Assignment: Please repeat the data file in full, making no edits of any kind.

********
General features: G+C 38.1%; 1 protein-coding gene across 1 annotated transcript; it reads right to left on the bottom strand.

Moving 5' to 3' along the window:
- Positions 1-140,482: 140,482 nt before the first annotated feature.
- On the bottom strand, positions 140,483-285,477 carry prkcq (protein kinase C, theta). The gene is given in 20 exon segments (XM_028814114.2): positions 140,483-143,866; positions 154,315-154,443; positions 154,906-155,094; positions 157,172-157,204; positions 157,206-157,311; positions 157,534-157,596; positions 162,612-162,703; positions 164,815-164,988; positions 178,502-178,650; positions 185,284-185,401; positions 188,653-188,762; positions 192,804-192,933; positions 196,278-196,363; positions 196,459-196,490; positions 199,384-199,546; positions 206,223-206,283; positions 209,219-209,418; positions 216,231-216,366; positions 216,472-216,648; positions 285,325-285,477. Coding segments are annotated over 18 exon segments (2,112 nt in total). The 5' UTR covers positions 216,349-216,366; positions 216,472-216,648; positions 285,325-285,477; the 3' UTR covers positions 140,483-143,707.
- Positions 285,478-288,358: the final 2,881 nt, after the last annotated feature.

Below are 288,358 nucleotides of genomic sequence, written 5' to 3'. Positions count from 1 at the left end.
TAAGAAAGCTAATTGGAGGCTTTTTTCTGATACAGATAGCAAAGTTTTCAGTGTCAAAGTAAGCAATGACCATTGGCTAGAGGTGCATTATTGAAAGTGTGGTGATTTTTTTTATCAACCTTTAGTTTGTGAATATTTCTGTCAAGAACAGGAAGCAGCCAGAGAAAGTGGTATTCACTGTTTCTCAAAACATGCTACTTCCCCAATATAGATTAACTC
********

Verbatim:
General features: G+C 38.1%; 1 protein-coding gene across 1 annotated transcript; it reads right to left on the bottom strand.

Moving 5' to 3' along the window:
- Positions 1-140,482: 140,482 nt before the first annotated feature.
- On the bottom strand, positions 140,483-285,477 carry prkcq (protein kinase C, theta). The gene is given in 20 exon segments (XM_028814114.2): positions 140,483-143,866; positions 154,315-154,443; positions 154,906-155,094; positions 157,172-157,204; positions 157,206-157,311; positions 157,534-157,596; positions 162,612-162,703; positions 164,815-164,988; positions 178,502-178,650; positions 185,284-185,401; positions 188,653-188,762; positions 192,804-192,933; positions 196,278-196,363; positions 196,459-196,490; positions 199,384-199,546; positions 206,223-206,283; positions 209,219-209,418; positions 216,231-216,366; positions 216,472-216,648; positions 285,325-285,477. Coding segments are annotated over 18 exon segments (2,112 nt in total). The 5' UTR covers positions 216,349-216,366; positions 216,472-216,648; positions 285,325-285,477; the 3' UTR covers positions 140,483-143,707.
- Positions 285,478-288,358: the final 2,881 nt, after the last annotated feature.

Below are 288,358 nucleotides of genomic sequence, written 5' to 3'. Positions count from 1 at the left end.
TAAGAAAGCTAATTGGAGGCTTTTTTCTGATACAGATAGCAAAGTTTTCAGTGTCAAAGTAAGCAATGACCATTGGCTAGAGGTGCATTATTGAAAGTGTGGTGATTTTTTTTATCAACCTTTAGTTTGTGAATATTTCTGTCAAGAACAGGAAGCAGCCAGAGAAAGTGGTATTCACTGTTTCTCAAAACATGCTACTTCCCCAATATAGATTAACTC